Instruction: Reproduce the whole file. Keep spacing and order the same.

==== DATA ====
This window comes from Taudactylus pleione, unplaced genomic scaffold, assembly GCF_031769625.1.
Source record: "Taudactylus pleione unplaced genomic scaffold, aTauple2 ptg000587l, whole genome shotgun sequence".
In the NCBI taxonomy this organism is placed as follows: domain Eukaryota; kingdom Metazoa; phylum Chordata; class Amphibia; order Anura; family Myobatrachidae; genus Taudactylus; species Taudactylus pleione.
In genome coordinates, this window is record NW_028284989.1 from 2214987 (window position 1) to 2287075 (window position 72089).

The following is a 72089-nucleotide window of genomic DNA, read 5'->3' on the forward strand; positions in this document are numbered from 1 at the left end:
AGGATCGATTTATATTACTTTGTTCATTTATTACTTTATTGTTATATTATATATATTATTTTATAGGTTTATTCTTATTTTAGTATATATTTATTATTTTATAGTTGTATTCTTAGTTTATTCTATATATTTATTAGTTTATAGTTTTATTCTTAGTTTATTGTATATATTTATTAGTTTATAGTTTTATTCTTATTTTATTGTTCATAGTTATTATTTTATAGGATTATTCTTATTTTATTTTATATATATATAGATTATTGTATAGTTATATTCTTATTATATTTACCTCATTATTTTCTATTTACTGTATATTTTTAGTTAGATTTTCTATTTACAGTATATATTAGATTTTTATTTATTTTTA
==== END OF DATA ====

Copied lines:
This window comes from Taudactylus pleione, unplaced genomic scaffold, assembly GCF_031769625.1.
Source record: "Taudactylus pleione unplaced genomic scaffold, aTauple2 ptg000587l, whole genome shotgun sequence".
In the NCBI taxonomy this organism is placed as follows: domain Eukaryota; kingdom Metazoa; phylum Chordata; class Amphibia; order Anura; family Myobatrachidae; genus Taudactylus; species Taudactylus pleione.
In genome coordinates, this window is record NW_028284989.1 from 2214987 (window position 1) to 2287075 (window position 72089).

The following is a 72089-nucleotide window of genomic DNA, read 5'->3' on the forward strand; positions in this document are numbered from 1 at the left end:
AGGATCGATTTATATTACTTTGTTCATTTATTACTTTATTGTTATATTATATATATTATTTTATAGGTTTATTCTTATTTTAGTATATATTTATTATTTTATAGTTGTATTCTTAGTTTATTCTATATATTTATTAGTTTATAGTTTTATTCTTAGTTTATTGTATATATTTATTAGTTTATAGTTTTATTCTTATTTTATTGTTCATAGTTATTATTTTATAGGATTATTCTTATTTTATTTTATATATATATAGATTATTGTATAGTTATATTCTTATTATATTTACCTCATTATTTTCTATTTACTGTATATTTTTAGTTAGATTTTCTATTTACAGTATATATTAGATTTTTATTTATTTTTA